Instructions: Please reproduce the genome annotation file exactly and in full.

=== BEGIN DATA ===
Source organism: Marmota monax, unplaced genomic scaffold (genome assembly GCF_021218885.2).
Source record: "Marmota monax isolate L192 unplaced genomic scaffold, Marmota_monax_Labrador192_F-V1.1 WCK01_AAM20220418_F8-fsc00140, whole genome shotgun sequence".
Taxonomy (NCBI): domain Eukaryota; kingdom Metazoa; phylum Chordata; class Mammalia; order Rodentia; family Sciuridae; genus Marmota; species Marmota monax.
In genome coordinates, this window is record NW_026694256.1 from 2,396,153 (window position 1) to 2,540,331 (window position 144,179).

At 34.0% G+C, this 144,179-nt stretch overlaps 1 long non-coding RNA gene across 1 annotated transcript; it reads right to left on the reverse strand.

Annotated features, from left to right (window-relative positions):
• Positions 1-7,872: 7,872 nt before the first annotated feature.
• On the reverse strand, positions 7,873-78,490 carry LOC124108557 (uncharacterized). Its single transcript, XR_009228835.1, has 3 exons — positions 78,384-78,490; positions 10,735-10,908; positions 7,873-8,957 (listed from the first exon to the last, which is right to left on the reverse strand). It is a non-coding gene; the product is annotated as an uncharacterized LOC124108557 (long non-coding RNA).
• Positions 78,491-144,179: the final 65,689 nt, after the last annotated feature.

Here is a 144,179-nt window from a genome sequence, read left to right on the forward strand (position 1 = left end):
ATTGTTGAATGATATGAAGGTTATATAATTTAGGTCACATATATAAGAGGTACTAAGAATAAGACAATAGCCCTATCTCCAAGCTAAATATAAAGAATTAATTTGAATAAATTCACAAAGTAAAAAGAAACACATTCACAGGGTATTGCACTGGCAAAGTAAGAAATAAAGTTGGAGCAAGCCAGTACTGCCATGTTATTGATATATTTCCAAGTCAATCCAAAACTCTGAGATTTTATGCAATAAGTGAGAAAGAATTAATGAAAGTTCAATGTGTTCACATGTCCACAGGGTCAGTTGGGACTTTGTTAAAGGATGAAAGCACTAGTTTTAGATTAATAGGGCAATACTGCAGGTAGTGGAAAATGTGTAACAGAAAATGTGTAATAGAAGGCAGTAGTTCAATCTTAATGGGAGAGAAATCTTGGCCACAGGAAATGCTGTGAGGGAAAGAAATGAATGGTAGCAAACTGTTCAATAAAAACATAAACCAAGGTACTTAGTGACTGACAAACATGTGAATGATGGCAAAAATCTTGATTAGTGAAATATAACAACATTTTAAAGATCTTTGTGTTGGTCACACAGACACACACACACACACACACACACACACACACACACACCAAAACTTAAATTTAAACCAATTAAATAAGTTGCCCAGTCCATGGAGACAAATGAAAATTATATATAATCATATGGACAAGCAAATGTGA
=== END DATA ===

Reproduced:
Source organism: Marmota monax, unplaced genomic scaffold (genome assembly GCF_021218885.2).
Source record: "Marmota monax isolate L192 unplaced genomic scaffold, Marmota_monax_Labrador192_F-V1.1 WCK01_AAM20220418_F8-fsc00140, whole genome shotgun sequence".
Taxonomy (NCBI): domain Eukaryota; kingdom Metazoa; phylum Chordata; class Mammalia; order Rodentia; family Sciuridae; genus Marmota; species Marmota monax.
In genome coordinates, this window is record NW_026694256.1 from 2,396,153 (window position 1) to 2,540,331 (window position 144,179).

At 34.0% G+C, this 144,179-nt stretch overlaps 1 long non-coding RNA gene across 1 annotated transcript; it reads right to left on the reverse strand.

Annotated features, from left to right (window-relative positions):
• Positions 1-7,872: 7,872 nt before the first annotated feature.
• On the reverse strand, positions 7,873-78,490 carry LOC124108557 (uncharacterized). Its single transcript, XR_009228835.1, has 3 exons — positions 78,384-78,490; positions 10,735-10,908; positions 7,873-8,957 (listed from the first exon to the last, which is right to left on the reverse strand). It is a non-coding gene; the product is annotated as an uncharacterized LOC124108557 (long non-coding RNA).
• Positions 78,491-144,179: the final 65,689 nt, after the last annotated feature.

Here is a 144,179-nt window from a genome sequence, read left to right on the forward strand (position 1 = left end):
ATTGTTGAATGATATGAAGGTTATATAATTTAGGTCACATATATAAGAGGTACTAAGAATAAGACAATAGCCCTATCTCCAAGCTAAATATAAAGAATTAATTTGAATAAATTCACAAAGTAAAAAGAAACACATTCACAGGGTATTGCACTGGCAAAGTAAGAAATAAAGTTGGAGCAAGCCAGTACTGCCATGTTATTGATATATTTCCAAGTCAATCCAAAACTCTGAGATTTTATGCAATAAGTGAGAAAGAATTAATGAAAGTTCAATGTGTTCACATGTCCACAGGGTCAGTTGGGACTTTGTTAAAGGATGAAAGCACTAGTTTTAGATTAATAGGGCAATACTGCAGGTAGTGGAAAATGTGTAACAGAAAATGTGTAATAGAAGGCAGTAGTTCAATCTTAATGGGAGAGAAATCTTGGCCACAGGAAATGCTGTGAGGGAAAGAAATGAATGGTAGCAAACTGTTCAATAAAAACATAAACCAAGGTACTTAGTGACTGACAAACATGTGAATGATGGCAAAAATCTTGATTAGTGAAATATAACAACATTTTAAAGATCTTTGTGTTGGTCACACAGACACACACACACACACACACACACACACACACACACACCAAAACTTAAATTTAAACCAATTAAATAAGTTGCCCAGTCCATGGAGACAAATGAAAATTATATATAATCATATGGACAAGCAAATGTGA